I have always brought the girls up to say please and thank you and be as polite as they can possibly be. As a family we very rarely eat out because we just simply can not afford it; to be honest, it grieves me that one meal out is normally the equivalent of half a month's food shopping. However on Sunday evening we decided to have a little treat out to celebrate our wedding anniversary. We headed to our local branch of a well known pizza chain.
We were pleasantly surprised at how few people were in the restaurant, but saying that we had arrived at 6pm so maybe that was one of the reasons why.
We were seen to very quickly and shown to our table; we sat down and started looking at the menu and discussed what we were going to have. We always give Ruby a choice as to what she would like to eat when we go out for dinner; this time she decided on dough balls, then pasta, followed by chocolate fudge cake. Do you let your children pick their own food? Phil and I feel it's good for Ruby to have choices. It allows her to have some independence too.
Whilst waiting for our meal, a family sat next to us who had two boys who I would guess to at least eight and 10, had just had their food brought to the table. Both boys were incredibly restless and the parents just seemed so ignorant of the fact that their children were misbehaving. I am not just talking about being a little bit excited but they had appalling table manners. They did not stay seated at the table, instead going to the toilet several times, playing games and chasing one another around the table. They were also climbing over the furniture, standing on it and generally being very rude in my opinion.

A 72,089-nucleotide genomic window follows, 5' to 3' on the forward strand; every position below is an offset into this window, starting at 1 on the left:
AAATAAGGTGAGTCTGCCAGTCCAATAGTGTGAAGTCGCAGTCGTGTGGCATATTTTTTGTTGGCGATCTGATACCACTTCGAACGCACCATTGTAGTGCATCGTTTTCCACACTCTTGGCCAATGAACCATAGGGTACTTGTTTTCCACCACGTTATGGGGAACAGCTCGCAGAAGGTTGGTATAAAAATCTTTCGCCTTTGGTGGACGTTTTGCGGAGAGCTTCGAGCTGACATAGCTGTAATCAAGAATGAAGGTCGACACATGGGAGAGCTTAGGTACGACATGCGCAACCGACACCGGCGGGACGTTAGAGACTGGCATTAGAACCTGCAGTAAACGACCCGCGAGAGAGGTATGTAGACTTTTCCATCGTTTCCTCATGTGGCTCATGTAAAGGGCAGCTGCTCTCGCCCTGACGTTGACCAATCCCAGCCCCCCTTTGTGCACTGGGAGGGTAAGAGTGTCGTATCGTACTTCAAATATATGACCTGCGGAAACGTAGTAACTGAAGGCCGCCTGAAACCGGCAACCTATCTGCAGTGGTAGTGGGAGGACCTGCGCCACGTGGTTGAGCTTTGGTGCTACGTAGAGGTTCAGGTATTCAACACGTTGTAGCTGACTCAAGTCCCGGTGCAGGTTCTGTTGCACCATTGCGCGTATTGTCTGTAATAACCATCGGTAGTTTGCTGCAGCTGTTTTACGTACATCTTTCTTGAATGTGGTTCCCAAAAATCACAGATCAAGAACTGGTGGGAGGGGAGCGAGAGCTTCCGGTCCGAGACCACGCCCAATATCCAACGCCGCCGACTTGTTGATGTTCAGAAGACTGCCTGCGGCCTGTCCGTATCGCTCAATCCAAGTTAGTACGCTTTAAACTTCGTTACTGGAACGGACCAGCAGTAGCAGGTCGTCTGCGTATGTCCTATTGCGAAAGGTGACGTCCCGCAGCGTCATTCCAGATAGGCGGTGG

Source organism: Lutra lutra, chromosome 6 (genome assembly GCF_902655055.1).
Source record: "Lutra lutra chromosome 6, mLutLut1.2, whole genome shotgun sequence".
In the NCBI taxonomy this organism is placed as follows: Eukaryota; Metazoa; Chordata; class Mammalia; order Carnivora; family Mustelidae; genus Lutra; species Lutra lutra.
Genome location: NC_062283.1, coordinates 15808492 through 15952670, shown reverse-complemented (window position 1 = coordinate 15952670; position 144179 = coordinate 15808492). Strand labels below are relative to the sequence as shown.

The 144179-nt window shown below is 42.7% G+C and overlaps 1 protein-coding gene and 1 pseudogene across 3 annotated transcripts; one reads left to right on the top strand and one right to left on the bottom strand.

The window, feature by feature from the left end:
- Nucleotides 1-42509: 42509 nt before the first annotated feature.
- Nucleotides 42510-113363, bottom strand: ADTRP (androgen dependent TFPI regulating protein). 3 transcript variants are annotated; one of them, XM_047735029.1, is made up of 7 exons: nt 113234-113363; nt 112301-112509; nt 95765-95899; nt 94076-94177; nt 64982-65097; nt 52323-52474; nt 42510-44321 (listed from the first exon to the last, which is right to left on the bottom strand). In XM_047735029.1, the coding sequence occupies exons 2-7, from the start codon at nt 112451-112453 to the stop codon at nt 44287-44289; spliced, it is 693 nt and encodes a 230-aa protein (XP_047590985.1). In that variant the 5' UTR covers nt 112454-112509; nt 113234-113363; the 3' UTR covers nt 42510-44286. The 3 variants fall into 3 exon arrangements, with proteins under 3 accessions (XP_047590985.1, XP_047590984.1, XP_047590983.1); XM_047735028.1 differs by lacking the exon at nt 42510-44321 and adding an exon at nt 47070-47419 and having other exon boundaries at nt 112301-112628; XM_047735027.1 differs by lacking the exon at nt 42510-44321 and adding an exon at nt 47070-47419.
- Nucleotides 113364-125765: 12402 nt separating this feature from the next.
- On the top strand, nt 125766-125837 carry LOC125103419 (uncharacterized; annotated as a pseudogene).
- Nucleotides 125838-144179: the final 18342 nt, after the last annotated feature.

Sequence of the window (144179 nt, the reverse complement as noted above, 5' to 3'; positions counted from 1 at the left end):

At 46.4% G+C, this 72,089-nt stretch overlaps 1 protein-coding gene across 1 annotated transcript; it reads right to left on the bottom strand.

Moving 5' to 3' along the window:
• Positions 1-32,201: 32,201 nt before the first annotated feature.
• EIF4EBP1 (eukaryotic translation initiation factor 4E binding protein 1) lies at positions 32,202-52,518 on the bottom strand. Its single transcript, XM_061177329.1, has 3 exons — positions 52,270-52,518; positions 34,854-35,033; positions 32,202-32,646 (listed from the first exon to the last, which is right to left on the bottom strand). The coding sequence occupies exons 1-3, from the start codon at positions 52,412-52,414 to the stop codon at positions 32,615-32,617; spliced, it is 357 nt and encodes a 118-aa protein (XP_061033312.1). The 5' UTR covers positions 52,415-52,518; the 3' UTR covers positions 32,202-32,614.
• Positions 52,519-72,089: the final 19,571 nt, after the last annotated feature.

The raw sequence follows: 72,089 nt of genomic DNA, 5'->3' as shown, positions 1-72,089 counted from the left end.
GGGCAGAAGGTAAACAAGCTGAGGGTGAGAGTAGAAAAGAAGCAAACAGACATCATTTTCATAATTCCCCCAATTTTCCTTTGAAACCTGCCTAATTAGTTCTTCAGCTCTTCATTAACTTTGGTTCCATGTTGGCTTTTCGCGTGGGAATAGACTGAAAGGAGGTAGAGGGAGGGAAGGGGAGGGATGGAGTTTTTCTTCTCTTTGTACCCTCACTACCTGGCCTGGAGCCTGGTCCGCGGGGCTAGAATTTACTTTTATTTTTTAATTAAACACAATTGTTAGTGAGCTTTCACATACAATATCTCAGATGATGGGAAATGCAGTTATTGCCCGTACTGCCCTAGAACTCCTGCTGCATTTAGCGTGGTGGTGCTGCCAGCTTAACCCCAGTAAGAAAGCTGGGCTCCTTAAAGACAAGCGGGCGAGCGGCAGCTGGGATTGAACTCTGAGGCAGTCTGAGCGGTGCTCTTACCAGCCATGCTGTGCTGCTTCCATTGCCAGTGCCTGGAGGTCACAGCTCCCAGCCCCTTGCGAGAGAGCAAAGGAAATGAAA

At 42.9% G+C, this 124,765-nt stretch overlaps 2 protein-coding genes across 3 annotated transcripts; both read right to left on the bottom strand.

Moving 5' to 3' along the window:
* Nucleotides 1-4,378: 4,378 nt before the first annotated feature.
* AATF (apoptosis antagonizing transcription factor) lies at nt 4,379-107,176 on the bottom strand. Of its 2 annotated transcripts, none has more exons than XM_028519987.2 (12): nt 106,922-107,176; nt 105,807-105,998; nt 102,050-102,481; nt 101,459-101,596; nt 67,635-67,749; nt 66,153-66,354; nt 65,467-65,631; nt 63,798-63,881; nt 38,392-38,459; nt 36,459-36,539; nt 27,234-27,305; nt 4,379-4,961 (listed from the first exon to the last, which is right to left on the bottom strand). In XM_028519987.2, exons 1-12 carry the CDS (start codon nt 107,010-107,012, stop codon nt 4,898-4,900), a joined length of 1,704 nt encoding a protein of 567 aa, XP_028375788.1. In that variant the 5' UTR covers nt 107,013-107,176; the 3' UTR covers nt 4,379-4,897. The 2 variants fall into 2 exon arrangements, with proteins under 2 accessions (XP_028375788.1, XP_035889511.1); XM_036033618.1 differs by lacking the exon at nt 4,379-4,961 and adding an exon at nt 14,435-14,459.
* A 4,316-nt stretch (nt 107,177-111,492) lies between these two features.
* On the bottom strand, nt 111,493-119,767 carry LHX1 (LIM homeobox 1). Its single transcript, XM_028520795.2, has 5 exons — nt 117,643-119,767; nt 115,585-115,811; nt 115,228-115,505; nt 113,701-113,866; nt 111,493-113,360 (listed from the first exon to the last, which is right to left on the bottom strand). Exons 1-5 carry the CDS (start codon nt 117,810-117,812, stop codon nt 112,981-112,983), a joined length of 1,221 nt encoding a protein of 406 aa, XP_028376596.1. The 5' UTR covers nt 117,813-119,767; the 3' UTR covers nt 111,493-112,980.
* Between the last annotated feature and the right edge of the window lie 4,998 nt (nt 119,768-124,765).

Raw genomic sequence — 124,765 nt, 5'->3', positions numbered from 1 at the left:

It got me thinking, do manners really matter? I believe they certainly do, but what has changed in the last 10, 20 or even 30 years? Some children appear to be parenting their parents and calling all the shots, whereas I personally feel its time to go back to old fashioned basic manners.
But how do we do this? I believe by leading by example is the key. If children witness good behaviour and know what is expected of them then they learn manners and boundaries that won't just help them, but also what they learn will be passes on to their own families.
In preparing for this article, I have spoken to the pizza chain's head office about their policy on seating families and couples. They inform me that they do not have a policy in place to discriminate against any particular group, however from my own experience, families were placed in a completely different part of the restaurant to couples. Should this be the case?
Personally I don't agree with this. Why should my family be labelled and made to sit next to family who's children appear to be showing very little manners? Surely we deserve a relaxed enjoyable meal out, as for us going for a meal is a very rare and special treat. I would love to know your thoughts on this. Do manners really matter? What has changed in recent years and would you be happy to be profiled because of badly behaved families and segregated from the rest of the diners?
Kimberley is in her late 20s and lives with her young family in Leicestershire. Kimberley enjoys voluntary work and is particularly passionate about raising awareness of women's issues; she is currently preparing to fulfill her dream of becoming a midwife.
Blogs at: Ruby + Lottie
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